Most of this is just calling our service, so simply go ahead and change the src/home/ to:

import { Component } from '@angular/core';
import { DatabaseService } from '../services/database.service';

  selector: 'app-home',
  templateUrl: '',
  styleUrls: [''],
export class HomePage {
  products = [];
  export = null;
  newProduct = 'My cool product';

  constructor(private databaseService: DatabaseService) {

  loadProducts() {
    this.databaseService.getProductList().subscribe(res => {
      this.products = res.values;

  // Mode is either "partial" or "full"
  async createExport(mode) {
    const dataExport = await this.databaseService.getDatabaseExport(mode);
    this.export = dataExport.export;

  async addProduct() {
    await this.databaseService.addDummyProduct(this.newProduct);
    this.newProduct = '';

  async deleteProduct(product) {
    await this.databaseService.deleteProduct(;
    this.products = this.products.filter(p => p != product);

  // For testing..
  deleteDatabase() {

Now we can iterate the data and use sliding buttons to easily add the delete functionality right away. Additionally we add the correct routerLink for each item, so we open the details page with the ID of that product.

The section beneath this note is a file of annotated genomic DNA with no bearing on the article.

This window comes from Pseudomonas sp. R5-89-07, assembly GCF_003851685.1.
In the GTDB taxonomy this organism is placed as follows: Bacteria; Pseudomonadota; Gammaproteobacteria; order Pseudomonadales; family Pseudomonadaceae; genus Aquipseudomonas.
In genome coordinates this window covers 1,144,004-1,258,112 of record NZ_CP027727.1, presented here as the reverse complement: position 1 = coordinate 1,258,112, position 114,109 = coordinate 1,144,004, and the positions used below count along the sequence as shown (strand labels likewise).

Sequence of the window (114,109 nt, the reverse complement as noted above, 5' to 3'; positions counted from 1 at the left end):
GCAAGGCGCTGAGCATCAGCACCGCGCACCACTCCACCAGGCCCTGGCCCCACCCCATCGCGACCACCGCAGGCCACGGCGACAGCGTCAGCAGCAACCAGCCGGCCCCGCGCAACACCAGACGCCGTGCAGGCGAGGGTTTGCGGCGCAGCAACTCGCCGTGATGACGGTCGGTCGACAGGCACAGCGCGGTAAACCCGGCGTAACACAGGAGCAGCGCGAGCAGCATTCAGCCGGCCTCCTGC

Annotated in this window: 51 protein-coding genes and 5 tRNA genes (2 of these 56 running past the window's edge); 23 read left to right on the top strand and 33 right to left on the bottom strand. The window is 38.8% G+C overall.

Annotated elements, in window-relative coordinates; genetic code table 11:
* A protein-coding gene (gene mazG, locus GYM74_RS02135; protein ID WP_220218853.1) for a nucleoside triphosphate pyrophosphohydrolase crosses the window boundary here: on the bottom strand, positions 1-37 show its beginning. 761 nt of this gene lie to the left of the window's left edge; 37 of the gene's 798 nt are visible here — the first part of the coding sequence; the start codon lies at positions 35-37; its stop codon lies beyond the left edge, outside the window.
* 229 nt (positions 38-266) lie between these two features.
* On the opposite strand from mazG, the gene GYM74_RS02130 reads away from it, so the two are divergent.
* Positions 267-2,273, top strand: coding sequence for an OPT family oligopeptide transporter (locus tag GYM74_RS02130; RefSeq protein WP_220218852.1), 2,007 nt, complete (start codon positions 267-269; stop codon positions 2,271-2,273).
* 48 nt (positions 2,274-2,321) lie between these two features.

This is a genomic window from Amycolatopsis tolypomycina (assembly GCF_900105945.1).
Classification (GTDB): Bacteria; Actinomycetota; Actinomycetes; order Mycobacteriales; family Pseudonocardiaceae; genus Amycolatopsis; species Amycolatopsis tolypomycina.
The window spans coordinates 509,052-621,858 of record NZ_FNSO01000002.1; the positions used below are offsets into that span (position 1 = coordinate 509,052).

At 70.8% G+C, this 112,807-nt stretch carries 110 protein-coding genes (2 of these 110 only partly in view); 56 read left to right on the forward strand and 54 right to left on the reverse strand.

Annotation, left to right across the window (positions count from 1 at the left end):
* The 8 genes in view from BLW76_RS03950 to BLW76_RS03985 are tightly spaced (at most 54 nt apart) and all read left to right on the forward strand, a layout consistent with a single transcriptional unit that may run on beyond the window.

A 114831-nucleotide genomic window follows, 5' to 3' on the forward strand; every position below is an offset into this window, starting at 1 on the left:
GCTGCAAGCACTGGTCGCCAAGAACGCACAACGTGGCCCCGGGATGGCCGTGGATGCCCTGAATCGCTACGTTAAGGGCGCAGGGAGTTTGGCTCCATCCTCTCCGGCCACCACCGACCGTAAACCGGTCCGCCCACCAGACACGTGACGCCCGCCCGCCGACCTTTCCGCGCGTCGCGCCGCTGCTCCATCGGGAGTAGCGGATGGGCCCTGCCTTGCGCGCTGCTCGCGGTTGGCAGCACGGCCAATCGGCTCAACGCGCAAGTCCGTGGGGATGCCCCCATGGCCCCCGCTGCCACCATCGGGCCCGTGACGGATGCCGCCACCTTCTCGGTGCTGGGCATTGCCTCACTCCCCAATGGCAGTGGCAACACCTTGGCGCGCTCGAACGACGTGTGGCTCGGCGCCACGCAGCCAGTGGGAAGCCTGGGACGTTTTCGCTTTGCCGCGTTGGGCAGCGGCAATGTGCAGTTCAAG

Continue by changing the src/home/ to:

  <ion-toolbar color="primary">
      My SQL App


    <ion-input [(ngModel)]="newProduct"></ion-input>
  <ion-button expand="full" (click)="addProduct()">Add dummy product</ion-button>

      <ion-item-sliding *ngFor="let p of products">
        <ion-item [routerLink]="['product',]">
            {{ }}
            <p>{{ p.value | currency:p.currency }}</p>
        <ion-item-options side="end">
          <ion-item-option (click)="deleteProduct(p)" color="danger">Delete</ion-item-option>


  <ion-button expand="full" (click)="createExport('full')">Create Full JSON Export</ion-button>
  <ion-button expand="full" (click)="createExport('partial')">Create Partial JSON Export</ion-button>
  <ion-button expand="full" (click)="deleteDatabase()" color="danger">Delete Database</ion-button>

  <ion-card *ngIf="export">
      {{ export | json}}


Now you should already see your app in action, and for debugging purpose I recommend to run the Capacitor live reload on a device like:

ionic cap run ios --livereload --external

Creating a Simple Details Page